Some may call it rich, but I’m happy if Glenn Beck wants to spread the message of Martin Luther King Jr a half-century after the March on Washington. Beck is right when he asserts that King’s message belongs to all of us, all 310 million Americans, indeed all 6.5 billion people on the planet.
And Beck is also right that King’s message was revivalist in nature, a call to return to God’s plan for humanity. He was, after all, the Reverend Martin Luther King, Jr.
But King’s views about God’s plan and Beck’s views – or at least the views of many of his invited speakers – have sharp differences. John Hagee, in his closing prayer at Beck’s event, claimed that one of America’s “sins” was embracing “the banner of pluralism.” David Barton went even further and said that America is a Christian nation and that Christianity had long been at war with Islam. The implication seemed to be that religious diversity is wrong and leads to conflict.
That is the exact opposite of King’s message. King carried the banner of religious pluralism high and proud. Encounters with leading figures of other faiths deeply enriched King’s own life and work. It was his study of Gandhi’s Hindu commitment to the concept of satyagraha – soulforce – that helped King develop a Christian theology of nonviolent social reform. And it was the Buddhist formulations in the letters he received from the Venerable Thich Nhat Hanh that encouraged King to turn against the Vietnam war.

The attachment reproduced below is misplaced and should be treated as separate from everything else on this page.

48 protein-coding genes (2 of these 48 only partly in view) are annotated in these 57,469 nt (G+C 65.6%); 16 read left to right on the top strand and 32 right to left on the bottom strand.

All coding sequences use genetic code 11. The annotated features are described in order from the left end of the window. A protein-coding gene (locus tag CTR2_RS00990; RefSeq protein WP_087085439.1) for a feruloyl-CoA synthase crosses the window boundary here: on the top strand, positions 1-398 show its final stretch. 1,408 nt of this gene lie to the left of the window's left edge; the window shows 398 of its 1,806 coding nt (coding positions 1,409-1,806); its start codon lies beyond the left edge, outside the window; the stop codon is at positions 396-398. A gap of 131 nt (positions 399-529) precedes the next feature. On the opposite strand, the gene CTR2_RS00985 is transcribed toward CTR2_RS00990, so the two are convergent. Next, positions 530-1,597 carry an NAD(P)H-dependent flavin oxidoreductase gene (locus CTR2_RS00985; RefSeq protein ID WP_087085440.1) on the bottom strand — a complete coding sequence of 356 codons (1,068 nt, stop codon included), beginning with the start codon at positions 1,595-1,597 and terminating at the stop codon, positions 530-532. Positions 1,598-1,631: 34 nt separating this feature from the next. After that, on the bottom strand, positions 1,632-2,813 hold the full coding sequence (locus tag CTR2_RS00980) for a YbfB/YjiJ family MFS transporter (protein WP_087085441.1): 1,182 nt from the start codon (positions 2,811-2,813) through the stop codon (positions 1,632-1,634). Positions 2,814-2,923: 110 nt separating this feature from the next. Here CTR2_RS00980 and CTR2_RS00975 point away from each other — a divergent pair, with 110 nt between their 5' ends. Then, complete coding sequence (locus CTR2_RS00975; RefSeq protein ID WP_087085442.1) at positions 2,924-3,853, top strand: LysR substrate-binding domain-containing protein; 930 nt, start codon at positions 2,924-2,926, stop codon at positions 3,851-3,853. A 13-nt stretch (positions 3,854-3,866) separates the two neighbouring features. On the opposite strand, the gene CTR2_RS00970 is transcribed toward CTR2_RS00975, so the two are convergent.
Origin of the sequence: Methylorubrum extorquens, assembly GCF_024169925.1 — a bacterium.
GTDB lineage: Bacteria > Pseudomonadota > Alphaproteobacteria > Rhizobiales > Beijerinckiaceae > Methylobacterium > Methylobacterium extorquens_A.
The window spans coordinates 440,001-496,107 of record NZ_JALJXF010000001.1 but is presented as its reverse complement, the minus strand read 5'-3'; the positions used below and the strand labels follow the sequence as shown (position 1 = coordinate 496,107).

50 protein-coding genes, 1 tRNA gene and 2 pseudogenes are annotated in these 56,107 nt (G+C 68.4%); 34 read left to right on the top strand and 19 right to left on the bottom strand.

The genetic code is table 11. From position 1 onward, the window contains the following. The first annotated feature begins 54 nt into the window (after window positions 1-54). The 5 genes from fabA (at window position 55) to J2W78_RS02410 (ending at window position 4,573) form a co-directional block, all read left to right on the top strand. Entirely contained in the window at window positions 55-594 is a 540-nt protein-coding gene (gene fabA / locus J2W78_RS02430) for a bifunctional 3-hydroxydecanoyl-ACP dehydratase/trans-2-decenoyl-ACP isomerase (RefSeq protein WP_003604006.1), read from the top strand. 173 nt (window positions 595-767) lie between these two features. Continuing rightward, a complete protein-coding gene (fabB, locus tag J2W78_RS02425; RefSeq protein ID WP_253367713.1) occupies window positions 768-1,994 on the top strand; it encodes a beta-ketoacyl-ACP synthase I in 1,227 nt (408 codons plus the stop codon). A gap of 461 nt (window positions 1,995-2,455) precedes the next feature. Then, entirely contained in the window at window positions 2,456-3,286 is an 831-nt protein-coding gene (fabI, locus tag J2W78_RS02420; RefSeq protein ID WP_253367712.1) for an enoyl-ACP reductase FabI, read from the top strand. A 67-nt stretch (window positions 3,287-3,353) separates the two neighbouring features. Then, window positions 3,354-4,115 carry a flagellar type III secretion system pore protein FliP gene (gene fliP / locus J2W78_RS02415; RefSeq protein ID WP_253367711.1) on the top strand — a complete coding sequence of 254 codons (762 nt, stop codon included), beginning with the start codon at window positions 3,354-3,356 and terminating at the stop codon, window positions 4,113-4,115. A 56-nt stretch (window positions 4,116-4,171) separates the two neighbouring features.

While always clear about his own Christian commitment, King recognized the full and powerful faith lives of others. After returning from a trip to India in 1959, King offered the following prayer from his pulpit in Montgomery:
“Oh God, our gracious heavenly father, we call you this name. We know some call you Allah, we know some call you Brahma, we know some call you Elohim, we know some call you the Unmoved Mover.”
And he recognized the enormous power of people of different faiths working together for social justice, whether it was he and Rabbi Abraham Joshua Heschel marching for civil rights in Selma, or Gandhi and the Muslim leader Abdul Ghaffar Khan working together to liberate India.
In his final book, Where Do We Go From Here: Chaos or Community, King wrote: “The great new problem of mankind (is that) we have inherited … a great ‘world house’ in which we have to live together – black and white, Easterner and Westerner, Gentile and Jew, Catholic and Protestant, Moslem and Hindu … Because we can never again live apart, we must somehow learn to live with each other in peace.”
King’s emphasis on religious identity was prescient. If the color line was the problem of the twentieth century, as one of King’s intellectual heroes W.E.B. DuBois stated, the faith line is shaping up to be the challenge of the twenty-first.
America is the most religiously diverse country in ‘the world house.’ That diversity can move in the direction of conflict or cooperation. We know the side King chose. Which side is Beck on?